Friday, May 25, 2007
Carnival of Bad History #14: Backlog Edition
Welcome to the "Post-Grading Letdown" edition of The Carnival of Bad History.
epppie at Progressive Historians presents a short history of the "sucker born every minute" line, and a drawing in honor of the opening of the new Creation Museum this coming Monday (that's the bad history part). PZ Myers is gathering posts for a mini-carnival in honor of the biblically literal, anti-evolution extravaganza. When you're done reading John McKay's take-down, you can also check out his rant about "the African language".
Joerg Wolf presents Historical Comparisons: Fritz Stern Publishes "Five Germanys I Have Known", which includes some lovely examples of former SecDef Rumsfeld's argumentum ad nazium.
Jon Swift presents Conservapedia which "gives Christianity its due for being so supportive of the work of Galileo and Copernicus." The scary thing about that is that I've heard versions of that argument elsewhere: that Christianity is at the heart of the scientific revolution....
Speaking of satirists, Mark A. Rayner presents Grandfig: Flying Nun: Mark I posted at the skwib. Heh!
Tim Abbott presents "Jumping" Jack Flashman "Massacres" the Historic Record posted at Walking the Berkshires. It's on the internet, it must be true....
Speaking of error propogation, David Parker presents Willie Lynch: The Making of a Slave posted at another history blog. Follow the links, folks: it's worth it. If you teach US history and haven't come across it before, you will soon.
Sergey Romanov does what he does best -- present real evidence and reasonable interpretation for stuff certain people would rather distort or forget -- this time taking on the well-known pro-Stalinist Grover Furr at Holocaust Controversies. In addition to the historical questions, there's an interesting ethical discussion about posting email exchanges.
The Tour Marm presents The Baptism of Pocahontas: Capitol Offense - Get it Right! posted at The Educational Tour Marm. Wonderful discussion of teaching, internet and public history issues, all spiced with righteous outrage.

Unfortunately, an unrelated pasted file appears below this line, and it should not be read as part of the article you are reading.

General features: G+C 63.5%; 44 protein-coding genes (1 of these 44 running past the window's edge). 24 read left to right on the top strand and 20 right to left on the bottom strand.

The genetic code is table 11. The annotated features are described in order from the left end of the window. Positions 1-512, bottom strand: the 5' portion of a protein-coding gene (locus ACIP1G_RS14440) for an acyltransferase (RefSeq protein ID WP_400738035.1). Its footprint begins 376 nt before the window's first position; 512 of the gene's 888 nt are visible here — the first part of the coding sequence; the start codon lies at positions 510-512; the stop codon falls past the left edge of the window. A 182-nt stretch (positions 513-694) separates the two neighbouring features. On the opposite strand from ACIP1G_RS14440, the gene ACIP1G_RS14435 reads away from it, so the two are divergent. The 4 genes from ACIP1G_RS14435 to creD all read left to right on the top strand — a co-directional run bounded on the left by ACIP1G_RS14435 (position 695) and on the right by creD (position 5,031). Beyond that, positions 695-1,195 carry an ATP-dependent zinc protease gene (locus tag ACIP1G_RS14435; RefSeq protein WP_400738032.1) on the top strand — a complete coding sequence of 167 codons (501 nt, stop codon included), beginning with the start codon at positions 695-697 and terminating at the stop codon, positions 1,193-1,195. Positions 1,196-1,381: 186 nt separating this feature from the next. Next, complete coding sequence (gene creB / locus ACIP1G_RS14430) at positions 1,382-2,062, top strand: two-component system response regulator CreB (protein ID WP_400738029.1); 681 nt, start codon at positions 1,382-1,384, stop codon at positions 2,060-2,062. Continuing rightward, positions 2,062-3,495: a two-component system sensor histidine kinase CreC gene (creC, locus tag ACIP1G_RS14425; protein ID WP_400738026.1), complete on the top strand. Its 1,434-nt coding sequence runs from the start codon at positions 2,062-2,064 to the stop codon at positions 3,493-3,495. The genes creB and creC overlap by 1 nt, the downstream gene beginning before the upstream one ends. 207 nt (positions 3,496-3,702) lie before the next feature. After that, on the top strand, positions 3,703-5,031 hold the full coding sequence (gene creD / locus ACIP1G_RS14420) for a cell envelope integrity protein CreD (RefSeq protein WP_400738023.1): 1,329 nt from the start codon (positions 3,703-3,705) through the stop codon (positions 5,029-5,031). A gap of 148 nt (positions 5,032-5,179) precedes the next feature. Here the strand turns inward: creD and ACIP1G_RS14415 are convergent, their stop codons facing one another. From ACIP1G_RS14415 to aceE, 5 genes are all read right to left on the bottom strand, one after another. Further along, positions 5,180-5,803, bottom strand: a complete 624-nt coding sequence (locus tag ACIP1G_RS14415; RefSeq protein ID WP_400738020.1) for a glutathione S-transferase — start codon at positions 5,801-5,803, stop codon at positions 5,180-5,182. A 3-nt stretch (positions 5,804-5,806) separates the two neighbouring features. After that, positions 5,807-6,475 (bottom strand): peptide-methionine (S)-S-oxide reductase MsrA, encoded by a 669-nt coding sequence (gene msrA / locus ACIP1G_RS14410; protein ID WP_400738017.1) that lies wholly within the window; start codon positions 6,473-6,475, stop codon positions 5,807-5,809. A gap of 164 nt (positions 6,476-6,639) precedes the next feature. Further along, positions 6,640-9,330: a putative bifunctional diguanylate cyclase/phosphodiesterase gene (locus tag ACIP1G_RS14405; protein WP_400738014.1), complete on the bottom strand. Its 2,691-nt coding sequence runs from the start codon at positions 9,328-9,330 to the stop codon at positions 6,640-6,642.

Henry Midgley presents Bernard Lewis at the AEI posted at Westminster Wisdom. Midgley was not the only person to note Lewis' historical laziness, but he's the only one who submitted!
CapeTownDissentator presents Mission Accomplished: Now Let's Write Us Some History, a discussion of the relationship between servile narratives and political apathy.
That concludes the submitted material. To avoid derision and confusion in the future, submit your blog article to the next edition of carnival of bad history using our carnival submission form. Past posts can be found on our Sidebar.
Now, a few supplemental items from my files:
Will the public domain stay public? Konrad Lawson notes some brazen attempts to copyright public domain documents. Ralph Luker and Tim Burke note other problems with copyright and permissions.
Brett Holman, when he's not revising our very weak understanding of Guernica, is swooning over bad historical fantasies that never got made into movies. Or, you can see the Giant Nazi Robots over at Orac's place.
Sepoy says that Richard Gabriel's military history of Islam's founder "has, on average, a mistake per sentence." I could identify about one per paragraph without trying too hard.... Speaking of Sepoy, he's tweaking the nose of the AHA, but they're good-humored enough about it that they've approved our panel -- token and all -- anyway.
Tim Burke takes on a Weekly Standard piece on Africa on both facts and interpretations. Oh, and he smacks down VD Hanson and 300 in one blow! (for more 300 fun, start here)
In the "Daily Dose of Insanity" category, This Day in Mythstory provides just what it says: anniversaries with a theme and a twist! If you can't tell when he's kidding, that's a good sign that you need more, not less, history in your life.
Another entry in the "one generation's sarcasm is another generation's Protocols of the Elders of [your hobgoblin here]" category: Anti-Grover Cleveland screed turned into pro-Hawaiian Independence "evidence."
Eric Muller got a surprise this Passover: a Confederate Jew on his Matzo Box. I got one of those, too.
One of the most efficient reminders of what the late Jerry Falwell stood for in his heyday (and beyond) came from this 26-point "Don'ts for Students". It's in favor of history (though the rest of the list suggests limits on that), but not family history, or any creative thinking or social speculation.
Chris Bray's been reading some Frederick Kagan, for kicks: the preface is a hoot.
The Conceptual Guerilla takes on Harvey Mansfield on the unitary executive.
Rob MacDougall posits a dystopian future for historically conscious appliances. But at least our modern appliances let us eat better than we used to.
I've got to end on a positive note: These reconstructed photographs are amazing. For real!
OK, now the bad news: Bad History Needs Hosts even more than it needs submissions. We've got a trickle of submissions, but No Hosts lined up for the future. I'm taking volunteers, and then I'm just gonna start assigning months to people who seem capable, whether they're bloggers, historians or just cranky.